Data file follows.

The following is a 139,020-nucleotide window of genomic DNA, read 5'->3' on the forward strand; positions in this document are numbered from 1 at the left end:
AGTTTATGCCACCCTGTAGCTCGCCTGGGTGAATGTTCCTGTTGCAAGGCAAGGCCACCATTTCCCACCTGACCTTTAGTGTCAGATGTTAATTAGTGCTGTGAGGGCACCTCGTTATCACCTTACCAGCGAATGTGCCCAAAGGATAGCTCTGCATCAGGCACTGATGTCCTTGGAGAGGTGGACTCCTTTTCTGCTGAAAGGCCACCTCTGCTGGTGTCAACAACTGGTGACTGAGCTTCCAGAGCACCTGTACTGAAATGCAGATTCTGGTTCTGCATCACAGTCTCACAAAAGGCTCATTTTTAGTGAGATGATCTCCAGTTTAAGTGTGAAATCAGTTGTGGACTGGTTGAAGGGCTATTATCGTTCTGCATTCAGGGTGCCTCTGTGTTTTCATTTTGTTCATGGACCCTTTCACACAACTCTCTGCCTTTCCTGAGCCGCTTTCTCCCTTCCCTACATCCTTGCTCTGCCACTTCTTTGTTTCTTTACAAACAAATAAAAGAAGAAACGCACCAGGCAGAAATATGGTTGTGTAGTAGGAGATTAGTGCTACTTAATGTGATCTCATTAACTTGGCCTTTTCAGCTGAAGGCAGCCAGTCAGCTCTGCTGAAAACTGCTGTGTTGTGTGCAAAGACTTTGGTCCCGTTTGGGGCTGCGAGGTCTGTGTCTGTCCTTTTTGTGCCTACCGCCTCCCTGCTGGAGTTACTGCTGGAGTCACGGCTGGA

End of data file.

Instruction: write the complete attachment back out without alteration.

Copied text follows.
The following is a 139,020-nucleotide window of genomic DNA, read 5'->3' on the forward strand; positions in this document are numbered from 1 at the left end:
AGTTTATGCCACCCTGTAGCTCGCCTGGGTGAATGTTCCTGTTGCAAGGCAAGGCCACCATTTCCCACCTGACCTTTAGTGTCAGATGTTAATTAGTGCTGTGAGGGCACCTCGTTATCACCTTACCAGCGAATGTGCCCAAAGGATAGCTCTGCATCAGGCACTGATGTCCTTGGAGAGGTGGACTCCTTTTCTGCTGAAAGGCCACCTCTGCTGGTGTCAACAACTGGTGACTGAGCTTCCAGAGCACCTGTACTGAAATGCAGATTCTGGTTCTGCATCACAGTCTCACAAAAGGCTCATTTTTAGTGAGATGATCTCCAGTTTAAGTGTGAAATCAGTTGTGGACTGGTTGAAGGGCTATTATCGTTCTGCATTCAGGGTGCCTCTGTGTTTTCATTTTGTTCATGGACCCTTTCACACAACTCTCTGCCTTTCCTGAGCCGCTTTCTCCCTTCCCTACATCCTTGCTCTGCCACTTCTTTGTTTCTTTACAAACAAATAAAAGAAGAAACGCACCAGGCAGAAATATGGTTGTGTAGTAGGAGATTAGTGCTACTTAATGTGATCTCATTAACTTGGCCTTTTCAGCTGAAGGCAGCCAGTCAGCTCTGCTGAAAACTGCTGTGTTGTGTGCAAAGACTTTGGTCCCGTTTGGGGCTGCGAGGTCTGTGTCTGTCCTTTTTGTGCCTACCGCCTCCCTGCTGGAGTTACTGCTGGAGTCACGGCTGGA